1. I agree with most of what you said here. Except I'm nosy and totally spy what people are doing on their phones. In most cases it was games. Though after a conversation on Twitter, several people said that they are too anxious to read on the plane and so they simply play games to take their mind off the flight.

    Fair enough. I guess the moral of the story is we shouldn't judge anyone.

  2. I am totally ready to turn my smartphone in for a regular phone. i am so sick of always being ON. The other night at rehearsal, this kid was playing handball on the side of my van and her mom was sitting in her own car with her phone completely oblivious to what her kid was doing. I wanted to rip that phone out of her hand. I drove to another spot in the lot and the kid followed me and the mom still didn't know she has left. Not judging you personally because we all jump on our devices at times but what I see is way too much. I go to track practice and moms don't talk to one another anymore! If I start a conversation they looks so startled. That is freakin' sad!! SADNESS I say.

  3. And yet at the same time we're judged if we don't let our kids roam free. We're helicopter parents dooming the next generation. So I guess if I take my kids to the park but don't let them go by themselves I have to watch them EVERY second? No. My kids are supposed to play and entertain themselves (not misbehave) and know that I am nearby in case of danger. If I want to read or go on Facebook or take selfies of myself who cares?

  4. You know, Lisa, I also agree with a lot of what you said. The judging thing. And I was and am guilty of it as well and commented that way on Trish's post. I don't think I judge any more harshly when it is a mother though. I was just judging people in general. And I shouldn't because you are right. They could be reading a book and how could I judge that. But I find myself thinking, well, it's probably a social media or email or a game. Horrors! The only thing I will put forward is that I do get a little annoyed when someone doesn't pay any attention at all to life around them while doing the phone stare - like in a line and I'm next and hey, it's your turn lady - put down your phone. Or hey, do you see your kid over there beating on that other kid or throwing things or whatnot. I have had a good time lately just putting my phone away while waiting for whatever and looking at what others are doing. The people watching quite interesting these days.

    And on a whole other topic that will likely have people sharing opinions - Austin has made it illegal to have an electronic device in your hand while you are driving. You can be on a bluetooth, so you are not banned from talking on the phone competely. You can pick up your phone while stopped at light. But if the car is moving, your device is to be put away. Or, you get a ticket. Has it stopped people from talking, texting, staring at their phones while driving? No, it has not. My husband has a long commute through Austin and he says you will not believe what people are doing while driving on the freeway. Not just phones - iPads propped on their steering wheels or Kindles or even a laptop beside you. While driving. He has a big truck and so can see more that way. So, if you come to Austin, don't talk on your phone without a bluetooth connection. You'll get a ticket or that's the idea. What do you think of that? LOL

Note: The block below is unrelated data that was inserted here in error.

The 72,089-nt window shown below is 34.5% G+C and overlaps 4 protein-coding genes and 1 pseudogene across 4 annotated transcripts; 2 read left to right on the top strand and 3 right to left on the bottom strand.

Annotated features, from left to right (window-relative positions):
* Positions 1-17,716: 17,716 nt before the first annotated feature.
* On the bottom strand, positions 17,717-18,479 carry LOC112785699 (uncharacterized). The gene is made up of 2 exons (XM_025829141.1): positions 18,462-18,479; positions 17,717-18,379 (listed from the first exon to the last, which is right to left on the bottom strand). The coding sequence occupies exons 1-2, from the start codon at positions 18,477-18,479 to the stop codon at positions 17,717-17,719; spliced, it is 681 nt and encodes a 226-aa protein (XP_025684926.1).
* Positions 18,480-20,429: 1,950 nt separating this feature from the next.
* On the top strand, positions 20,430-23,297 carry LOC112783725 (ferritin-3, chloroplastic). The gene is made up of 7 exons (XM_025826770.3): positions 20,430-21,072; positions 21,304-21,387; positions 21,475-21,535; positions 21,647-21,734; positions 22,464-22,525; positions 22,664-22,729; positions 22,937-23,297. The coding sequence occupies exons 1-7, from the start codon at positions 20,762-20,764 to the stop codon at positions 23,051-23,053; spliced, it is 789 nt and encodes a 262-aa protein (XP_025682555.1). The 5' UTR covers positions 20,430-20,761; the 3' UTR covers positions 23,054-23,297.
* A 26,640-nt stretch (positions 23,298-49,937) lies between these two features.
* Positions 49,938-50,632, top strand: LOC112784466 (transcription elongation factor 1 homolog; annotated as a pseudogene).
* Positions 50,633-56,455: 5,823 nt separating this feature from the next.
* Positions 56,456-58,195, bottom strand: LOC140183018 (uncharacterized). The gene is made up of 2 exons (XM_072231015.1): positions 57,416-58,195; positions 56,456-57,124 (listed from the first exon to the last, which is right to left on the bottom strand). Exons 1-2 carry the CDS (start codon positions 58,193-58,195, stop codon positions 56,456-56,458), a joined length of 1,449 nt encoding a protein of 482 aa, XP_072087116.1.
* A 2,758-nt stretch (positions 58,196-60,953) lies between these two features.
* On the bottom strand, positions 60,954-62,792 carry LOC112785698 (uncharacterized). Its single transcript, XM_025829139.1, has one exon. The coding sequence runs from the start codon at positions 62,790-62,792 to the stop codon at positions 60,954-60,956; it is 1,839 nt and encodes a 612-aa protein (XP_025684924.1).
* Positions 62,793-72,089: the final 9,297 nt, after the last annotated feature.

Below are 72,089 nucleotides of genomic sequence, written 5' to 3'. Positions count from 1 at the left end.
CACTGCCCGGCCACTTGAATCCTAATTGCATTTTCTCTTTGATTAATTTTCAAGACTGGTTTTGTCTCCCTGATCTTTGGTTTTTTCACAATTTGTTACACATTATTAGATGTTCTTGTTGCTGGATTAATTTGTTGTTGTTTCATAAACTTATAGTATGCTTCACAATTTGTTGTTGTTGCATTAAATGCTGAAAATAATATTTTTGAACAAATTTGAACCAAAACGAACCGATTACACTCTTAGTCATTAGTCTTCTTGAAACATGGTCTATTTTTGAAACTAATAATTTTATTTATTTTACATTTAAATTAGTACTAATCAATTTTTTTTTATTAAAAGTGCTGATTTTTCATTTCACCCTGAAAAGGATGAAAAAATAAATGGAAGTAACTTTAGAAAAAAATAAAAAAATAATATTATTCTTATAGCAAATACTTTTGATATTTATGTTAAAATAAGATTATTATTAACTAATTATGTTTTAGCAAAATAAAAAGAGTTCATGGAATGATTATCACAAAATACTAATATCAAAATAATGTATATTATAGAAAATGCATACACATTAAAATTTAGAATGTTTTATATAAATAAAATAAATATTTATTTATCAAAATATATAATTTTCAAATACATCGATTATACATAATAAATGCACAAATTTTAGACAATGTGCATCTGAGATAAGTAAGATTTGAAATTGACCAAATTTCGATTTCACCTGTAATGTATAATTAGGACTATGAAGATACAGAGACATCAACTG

5. Seriously I felt my blood pressure rise just reading the title of this post. I hated the condescending judge-y Dear Mom on iPhone letter. The only difference is I think I interpreted it a little different from you. I saw it as a preach-y little slam that the mother was doing anything but watching her little darlings slide down the slide or spin in circles or pick up 95 rocks or all the other things kids do on playgrounds that they frankly don't need our full attention for. While Dear Mom on iPhone was catch-y to me it could have just as easily been Dear Mom on Kindle, Dear Mom with a book, etc. The thing that really gets me going is I saw a few teachers (who I didn't really care for to start with and this didn't help) share it on Facebook and I know that these same teachers have complained about "helicopter" parenting or over-involved/indulgent parents. Hello!! That's just a smidge of hypocrisy. Basically we're damned if we do damned if we don't. If we don't clap every time they successfully go down the slide we're horrible mothers who are neglecting our children and of course they will have no self esteem because of that. If we do clap than we're helicopter mothers and our children will be needy and unable to do anything for themselves when they're 30. I definitely try not to judge (unless you're on your phone and your children have been running circles in the restaurant for 20 minutes and knocking into me - then I judge) and just try to do my best and try not to think very nasty thoughts about Mr. Dear Mom on the iPhone.

  6. I think we all judge too much, women in particular. When I was growing up, my mother never worried about playing with me but for some reason parents think it's their job now. I think they're doing their kids a disservice - how will they ever learn to entertain themselves?

  7. My hubby and I were just having a conversation that ended with me saying to him "judge not, lest ye be judged." Which is totally appropriate for this as well. If you're so buried into your phone (or your book or your conversation), that you're not paying attention to what your kids are doing, then it's a problem. Otherwise, whose business is it? My kids got to stay at the park a lot longer if I had something to do while they played. Like you, I never felt like it was my job to entertain them - that's what the playground equipment is for! And there were plenty of times I saw gaggles of moms so busy in conversation that they never once noticed what their kids were doing. How is that better?